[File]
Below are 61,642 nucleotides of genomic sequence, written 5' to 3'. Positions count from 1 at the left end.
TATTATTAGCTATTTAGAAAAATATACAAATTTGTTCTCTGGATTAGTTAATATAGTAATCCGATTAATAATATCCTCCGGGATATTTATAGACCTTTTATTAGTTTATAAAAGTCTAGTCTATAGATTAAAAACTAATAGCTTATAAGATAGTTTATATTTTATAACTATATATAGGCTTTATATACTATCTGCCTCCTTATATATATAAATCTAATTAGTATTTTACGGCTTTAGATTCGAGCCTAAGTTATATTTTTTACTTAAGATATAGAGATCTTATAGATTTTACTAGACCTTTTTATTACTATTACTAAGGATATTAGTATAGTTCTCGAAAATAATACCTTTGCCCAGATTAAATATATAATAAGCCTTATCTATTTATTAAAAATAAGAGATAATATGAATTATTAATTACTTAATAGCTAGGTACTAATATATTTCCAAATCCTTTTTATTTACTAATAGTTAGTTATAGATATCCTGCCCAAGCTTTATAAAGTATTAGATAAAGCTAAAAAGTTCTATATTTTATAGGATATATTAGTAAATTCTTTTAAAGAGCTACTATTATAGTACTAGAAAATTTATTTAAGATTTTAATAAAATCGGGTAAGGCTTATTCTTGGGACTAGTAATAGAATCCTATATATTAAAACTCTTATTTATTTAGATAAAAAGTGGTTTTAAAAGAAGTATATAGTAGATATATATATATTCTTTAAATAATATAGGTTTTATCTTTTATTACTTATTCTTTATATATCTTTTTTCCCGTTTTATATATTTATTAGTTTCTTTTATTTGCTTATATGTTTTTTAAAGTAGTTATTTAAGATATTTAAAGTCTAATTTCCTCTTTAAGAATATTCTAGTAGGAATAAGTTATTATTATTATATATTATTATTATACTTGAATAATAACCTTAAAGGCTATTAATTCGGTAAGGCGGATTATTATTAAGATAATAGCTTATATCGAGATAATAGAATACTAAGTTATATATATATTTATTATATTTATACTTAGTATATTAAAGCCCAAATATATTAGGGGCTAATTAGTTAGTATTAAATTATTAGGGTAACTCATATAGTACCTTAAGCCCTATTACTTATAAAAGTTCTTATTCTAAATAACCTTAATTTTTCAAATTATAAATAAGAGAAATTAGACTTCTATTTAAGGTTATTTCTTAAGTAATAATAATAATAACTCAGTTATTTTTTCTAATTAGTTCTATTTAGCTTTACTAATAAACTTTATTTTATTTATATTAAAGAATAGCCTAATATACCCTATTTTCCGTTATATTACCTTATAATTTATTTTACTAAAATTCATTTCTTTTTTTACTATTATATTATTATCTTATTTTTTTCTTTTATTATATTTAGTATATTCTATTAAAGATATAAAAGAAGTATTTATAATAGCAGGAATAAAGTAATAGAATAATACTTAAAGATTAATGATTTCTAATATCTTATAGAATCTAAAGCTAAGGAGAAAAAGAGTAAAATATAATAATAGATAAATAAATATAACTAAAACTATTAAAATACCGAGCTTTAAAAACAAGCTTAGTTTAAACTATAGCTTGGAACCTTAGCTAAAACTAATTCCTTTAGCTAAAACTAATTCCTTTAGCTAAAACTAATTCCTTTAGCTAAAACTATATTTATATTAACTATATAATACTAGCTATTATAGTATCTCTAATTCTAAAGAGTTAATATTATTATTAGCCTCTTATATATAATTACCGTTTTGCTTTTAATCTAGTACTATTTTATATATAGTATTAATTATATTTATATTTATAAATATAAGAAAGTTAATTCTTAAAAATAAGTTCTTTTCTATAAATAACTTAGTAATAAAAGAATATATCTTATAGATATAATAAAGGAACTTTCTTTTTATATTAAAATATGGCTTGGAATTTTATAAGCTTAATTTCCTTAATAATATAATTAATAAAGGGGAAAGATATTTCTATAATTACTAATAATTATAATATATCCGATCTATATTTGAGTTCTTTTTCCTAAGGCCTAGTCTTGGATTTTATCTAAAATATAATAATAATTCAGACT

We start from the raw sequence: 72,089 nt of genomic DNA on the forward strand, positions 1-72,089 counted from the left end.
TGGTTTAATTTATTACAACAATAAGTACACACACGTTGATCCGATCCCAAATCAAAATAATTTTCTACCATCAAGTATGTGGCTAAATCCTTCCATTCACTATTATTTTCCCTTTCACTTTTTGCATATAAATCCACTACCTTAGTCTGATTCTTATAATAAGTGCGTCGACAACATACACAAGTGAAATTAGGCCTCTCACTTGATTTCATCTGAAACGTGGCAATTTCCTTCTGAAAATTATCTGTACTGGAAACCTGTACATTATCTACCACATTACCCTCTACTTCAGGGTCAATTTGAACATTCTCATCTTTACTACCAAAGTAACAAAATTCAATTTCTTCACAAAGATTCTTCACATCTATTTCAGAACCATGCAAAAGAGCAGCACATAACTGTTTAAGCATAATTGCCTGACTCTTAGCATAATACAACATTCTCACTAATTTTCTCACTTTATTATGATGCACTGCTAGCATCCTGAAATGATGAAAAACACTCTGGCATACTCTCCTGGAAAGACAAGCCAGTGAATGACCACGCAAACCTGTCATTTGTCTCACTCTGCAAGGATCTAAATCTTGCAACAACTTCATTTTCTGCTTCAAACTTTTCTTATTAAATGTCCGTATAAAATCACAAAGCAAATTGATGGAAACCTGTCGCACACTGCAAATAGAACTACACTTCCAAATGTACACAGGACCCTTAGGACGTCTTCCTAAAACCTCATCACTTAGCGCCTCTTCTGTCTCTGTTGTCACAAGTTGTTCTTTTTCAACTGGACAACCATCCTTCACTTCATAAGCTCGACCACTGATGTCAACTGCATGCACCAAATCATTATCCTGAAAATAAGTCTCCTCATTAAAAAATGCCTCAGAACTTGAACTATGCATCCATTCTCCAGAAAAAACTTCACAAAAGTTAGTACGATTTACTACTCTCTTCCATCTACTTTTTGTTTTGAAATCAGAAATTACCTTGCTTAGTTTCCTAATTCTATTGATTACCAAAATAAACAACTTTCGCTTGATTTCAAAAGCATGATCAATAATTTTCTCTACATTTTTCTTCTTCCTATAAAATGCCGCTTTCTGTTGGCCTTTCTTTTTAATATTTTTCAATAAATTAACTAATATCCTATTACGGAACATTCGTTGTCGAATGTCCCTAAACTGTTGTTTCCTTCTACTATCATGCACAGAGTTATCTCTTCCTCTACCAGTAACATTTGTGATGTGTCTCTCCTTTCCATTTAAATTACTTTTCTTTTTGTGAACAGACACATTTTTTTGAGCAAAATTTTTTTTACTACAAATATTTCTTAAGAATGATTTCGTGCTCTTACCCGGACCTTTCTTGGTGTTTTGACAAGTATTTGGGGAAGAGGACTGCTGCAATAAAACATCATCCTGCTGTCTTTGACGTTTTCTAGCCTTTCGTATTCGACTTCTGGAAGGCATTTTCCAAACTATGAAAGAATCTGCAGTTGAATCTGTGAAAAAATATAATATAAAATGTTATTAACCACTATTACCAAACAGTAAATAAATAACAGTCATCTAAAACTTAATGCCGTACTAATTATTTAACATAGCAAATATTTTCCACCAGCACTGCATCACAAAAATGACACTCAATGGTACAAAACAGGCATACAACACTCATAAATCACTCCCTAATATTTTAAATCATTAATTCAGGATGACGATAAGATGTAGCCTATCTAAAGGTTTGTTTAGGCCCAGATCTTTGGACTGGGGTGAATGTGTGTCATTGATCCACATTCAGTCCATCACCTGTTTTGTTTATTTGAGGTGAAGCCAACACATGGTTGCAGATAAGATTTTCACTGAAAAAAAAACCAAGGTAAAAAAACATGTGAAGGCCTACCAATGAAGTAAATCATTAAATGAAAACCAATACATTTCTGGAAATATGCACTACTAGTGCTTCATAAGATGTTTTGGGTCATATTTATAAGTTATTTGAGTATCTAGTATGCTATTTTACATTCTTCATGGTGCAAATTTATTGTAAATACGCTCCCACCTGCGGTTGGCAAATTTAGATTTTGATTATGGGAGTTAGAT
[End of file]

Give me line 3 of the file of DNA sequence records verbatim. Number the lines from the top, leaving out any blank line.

We start from the raw sequence: 72,089 nt of genomic DNA on the forward strand, positions 1-72,089 counted from the left end.